"We've just scrambled to find inventory. We have thousands of bicycles on back order - thousands. And we'll get maybe 30 a week," said Jay Wolff, the owner of Helen's Cycles.
"This is extremely busy from the pandemic with all the gyms being closed. Everyone wants to get out and exercise. We are the last stop for that," said Brian Rogers, the manager at Incycle Bicycles in San Dimas.
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Ashley Kim has owned her bike for 13 years. A few months into the pandemic, she dusted it off, got a tune-up and purchased a light to ride at night.
"I used to be a big hiker and all the trails were closed and the ones that were open were too crowded and the gyms were closed, and so I found no options other than going back to the garage and getting my bike back," Kim said.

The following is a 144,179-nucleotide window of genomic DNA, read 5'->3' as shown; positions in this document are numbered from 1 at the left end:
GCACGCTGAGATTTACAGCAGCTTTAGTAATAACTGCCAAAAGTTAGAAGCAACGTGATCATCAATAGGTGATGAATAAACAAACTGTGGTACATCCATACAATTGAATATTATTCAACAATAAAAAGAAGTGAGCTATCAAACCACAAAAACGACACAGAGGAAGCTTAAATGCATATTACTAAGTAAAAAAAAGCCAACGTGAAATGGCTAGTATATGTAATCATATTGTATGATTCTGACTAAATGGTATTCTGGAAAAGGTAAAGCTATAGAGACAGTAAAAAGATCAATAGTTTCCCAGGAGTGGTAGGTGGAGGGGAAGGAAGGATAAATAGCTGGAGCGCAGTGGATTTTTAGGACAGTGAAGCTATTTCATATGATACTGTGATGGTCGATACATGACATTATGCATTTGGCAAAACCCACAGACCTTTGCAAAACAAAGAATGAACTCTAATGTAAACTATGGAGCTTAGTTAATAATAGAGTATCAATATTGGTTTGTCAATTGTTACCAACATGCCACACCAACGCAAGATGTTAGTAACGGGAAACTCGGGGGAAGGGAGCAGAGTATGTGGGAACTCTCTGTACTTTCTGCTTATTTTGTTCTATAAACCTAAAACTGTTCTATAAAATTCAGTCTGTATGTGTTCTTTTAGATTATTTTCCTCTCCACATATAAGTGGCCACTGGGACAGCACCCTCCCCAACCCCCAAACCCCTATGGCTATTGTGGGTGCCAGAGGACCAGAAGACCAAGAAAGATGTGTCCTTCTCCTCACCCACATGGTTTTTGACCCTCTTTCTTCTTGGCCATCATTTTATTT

Bike riding is booming not just because it's a safe way to get out of your house, but it's also a safe way to to catch up with friends while maintaining physical distance.
Bike shops are always busy with repairs in the summertime. But, the summertime rush at bike shops started when the pandemic begin and hasn't slowed down. Helen's Cycles, for example, says its service department has doubled in orders, seen by the line of bikes in the parking lot.
"There's a lot of old product that they're pulling out of the garage, pulling out of swap meets, wherever they can get it. Because one, you can't buy a new bike, sometimes. And they're trying to find whatever they can to get out on a bike ride," said Wolff.
Helen's Cycles had to permanently close their Westwood store with UCLA not in session, but three of their four shops are currently open even with low inventory because demand is so high. The hardest to get bikes right now are entry level mountain bikes and bikes for kids.
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